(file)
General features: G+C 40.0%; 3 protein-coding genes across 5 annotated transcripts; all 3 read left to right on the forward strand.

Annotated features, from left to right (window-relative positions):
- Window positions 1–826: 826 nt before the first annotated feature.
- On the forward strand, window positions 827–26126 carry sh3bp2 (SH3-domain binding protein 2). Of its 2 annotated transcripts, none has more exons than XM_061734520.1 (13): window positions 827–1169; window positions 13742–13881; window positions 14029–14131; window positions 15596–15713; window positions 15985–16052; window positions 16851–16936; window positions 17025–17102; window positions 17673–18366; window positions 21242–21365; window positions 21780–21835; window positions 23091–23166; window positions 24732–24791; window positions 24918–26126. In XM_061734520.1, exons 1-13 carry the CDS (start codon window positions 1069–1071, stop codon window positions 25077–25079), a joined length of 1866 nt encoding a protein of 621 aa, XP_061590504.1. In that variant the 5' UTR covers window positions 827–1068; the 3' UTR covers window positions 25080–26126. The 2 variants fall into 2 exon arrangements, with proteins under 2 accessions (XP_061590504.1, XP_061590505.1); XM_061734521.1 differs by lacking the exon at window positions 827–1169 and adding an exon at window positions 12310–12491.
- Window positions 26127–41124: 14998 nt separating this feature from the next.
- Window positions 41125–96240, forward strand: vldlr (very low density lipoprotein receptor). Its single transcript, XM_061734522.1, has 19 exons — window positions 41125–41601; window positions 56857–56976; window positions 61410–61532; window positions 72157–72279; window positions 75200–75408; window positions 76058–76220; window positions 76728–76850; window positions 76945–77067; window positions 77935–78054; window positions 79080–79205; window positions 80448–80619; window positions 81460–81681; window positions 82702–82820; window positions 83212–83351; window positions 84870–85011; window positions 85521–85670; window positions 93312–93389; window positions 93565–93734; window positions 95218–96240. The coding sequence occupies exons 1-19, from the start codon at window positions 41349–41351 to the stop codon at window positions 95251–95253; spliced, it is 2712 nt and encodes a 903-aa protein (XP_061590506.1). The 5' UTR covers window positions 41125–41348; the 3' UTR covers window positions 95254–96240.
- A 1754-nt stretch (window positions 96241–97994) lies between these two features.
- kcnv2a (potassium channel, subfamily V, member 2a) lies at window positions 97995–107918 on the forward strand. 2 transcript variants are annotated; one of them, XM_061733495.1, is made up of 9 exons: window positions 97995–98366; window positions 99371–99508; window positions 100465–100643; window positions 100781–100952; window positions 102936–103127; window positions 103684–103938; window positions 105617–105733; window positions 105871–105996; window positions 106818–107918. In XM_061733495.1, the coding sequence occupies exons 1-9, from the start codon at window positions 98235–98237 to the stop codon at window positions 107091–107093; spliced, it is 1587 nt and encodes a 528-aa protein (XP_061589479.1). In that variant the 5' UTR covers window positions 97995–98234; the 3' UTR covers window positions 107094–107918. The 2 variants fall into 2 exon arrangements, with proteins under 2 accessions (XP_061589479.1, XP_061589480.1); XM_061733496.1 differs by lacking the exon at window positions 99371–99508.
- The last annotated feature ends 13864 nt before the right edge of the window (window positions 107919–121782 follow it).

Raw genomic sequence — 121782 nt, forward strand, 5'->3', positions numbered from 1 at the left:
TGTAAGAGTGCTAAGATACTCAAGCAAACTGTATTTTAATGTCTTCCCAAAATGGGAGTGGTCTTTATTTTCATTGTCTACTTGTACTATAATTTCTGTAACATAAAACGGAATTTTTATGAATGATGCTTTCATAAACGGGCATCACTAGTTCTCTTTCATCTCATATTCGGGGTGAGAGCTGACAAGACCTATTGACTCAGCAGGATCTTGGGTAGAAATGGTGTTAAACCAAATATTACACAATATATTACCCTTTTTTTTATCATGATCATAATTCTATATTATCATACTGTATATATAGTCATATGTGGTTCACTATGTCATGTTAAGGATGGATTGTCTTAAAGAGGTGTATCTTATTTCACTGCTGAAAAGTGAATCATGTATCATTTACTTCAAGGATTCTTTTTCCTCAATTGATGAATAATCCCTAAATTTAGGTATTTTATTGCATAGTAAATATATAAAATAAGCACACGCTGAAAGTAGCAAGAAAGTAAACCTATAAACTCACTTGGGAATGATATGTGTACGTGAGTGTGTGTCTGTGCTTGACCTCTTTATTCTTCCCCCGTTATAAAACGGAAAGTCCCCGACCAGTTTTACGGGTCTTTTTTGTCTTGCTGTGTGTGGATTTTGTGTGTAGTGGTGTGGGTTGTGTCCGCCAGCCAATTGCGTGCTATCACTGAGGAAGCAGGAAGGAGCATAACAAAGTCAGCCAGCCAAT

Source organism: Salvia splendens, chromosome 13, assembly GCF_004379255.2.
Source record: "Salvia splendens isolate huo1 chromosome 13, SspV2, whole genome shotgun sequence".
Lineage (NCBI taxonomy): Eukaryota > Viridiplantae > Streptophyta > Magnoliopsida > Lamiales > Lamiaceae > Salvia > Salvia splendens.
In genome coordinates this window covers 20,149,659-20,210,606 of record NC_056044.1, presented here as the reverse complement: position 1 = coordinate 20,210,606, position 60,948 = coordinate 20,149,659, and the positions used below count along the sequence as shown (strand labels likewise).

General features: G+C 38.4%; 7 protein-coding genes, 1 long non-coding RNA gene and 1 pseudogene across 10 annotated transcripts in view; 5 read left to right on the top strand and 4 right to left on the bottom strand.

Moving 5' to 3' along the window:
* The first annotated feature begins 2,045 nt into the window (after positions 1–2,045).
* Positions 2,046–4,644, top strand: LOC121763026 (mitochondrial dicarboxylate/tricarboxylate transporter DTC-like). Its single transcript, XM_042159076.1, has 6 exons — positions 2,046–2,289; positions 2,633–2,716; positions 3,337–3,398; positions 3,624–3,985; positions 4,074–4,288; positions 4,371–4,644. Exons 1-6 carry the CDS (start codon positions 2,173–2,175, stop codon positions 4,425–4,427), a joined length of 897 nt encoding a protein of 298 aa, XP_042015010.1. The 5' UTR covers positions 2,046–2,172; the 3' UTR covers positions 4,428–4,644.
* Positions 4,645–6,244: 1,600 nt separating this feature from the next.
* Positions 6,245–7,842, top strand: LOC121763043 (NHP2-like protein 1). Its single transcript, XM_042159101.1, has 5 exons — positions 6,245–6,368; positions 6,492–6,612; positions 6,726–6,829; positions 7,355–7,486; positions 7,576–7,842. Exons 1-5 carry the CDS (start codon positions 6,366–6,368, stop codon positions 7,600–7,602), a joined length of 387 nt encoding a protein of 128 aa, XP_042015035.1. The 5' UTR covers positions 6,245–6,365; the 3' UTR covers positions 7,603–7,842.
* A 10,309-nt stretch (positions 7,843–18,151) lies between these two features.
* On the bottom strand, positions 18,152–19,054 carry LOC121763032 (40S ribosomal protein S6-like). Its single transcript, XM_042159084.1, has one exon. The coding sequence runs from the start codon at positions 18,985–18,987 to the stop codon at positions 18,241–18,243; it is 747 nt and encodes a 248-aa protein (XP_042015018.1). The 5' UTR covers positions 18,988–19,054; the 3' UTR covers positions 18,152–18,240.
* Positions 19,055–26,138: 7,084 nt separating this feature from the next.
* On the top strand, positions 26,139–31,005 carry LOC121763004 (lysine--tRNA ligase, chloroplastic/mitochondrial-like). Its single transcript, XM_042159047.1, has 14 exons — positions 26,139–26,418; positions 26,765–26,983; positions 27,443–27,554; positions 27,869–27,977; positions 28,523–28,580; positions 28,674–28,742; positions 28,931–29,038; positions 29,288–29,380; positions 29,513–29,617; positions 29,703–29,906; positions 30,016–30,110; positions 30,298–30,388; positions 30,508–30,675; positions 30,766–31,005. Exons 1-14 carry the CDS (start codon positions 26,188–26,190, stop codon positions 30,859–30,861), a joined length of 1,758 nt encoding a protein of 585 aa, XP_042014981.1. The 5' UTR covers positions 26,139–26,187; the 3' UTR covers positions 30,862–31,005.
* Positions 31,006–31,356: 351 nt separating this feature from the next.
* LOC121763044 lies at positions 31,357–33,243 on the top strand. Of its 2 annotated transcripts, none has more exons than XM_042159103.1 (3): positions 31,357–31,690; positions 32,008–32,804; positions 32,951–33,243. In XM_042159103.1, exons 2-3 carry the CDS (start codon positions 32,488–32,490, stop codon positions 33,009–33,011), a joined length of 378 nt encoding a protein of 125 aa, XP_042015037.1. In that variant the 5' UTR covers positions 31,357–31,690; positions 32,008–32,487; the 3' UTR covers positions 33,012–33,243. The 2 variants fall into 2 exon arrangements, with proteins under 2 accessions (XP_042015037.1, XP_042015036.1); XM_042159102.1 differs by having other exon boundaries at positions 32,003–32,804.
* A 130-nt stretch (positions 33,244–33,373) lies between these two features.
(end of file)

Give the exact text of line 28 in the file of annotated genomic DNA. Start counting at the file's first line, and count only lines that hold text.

* A 130-nt stretch (positions 33,244–33,373) lies between these two features.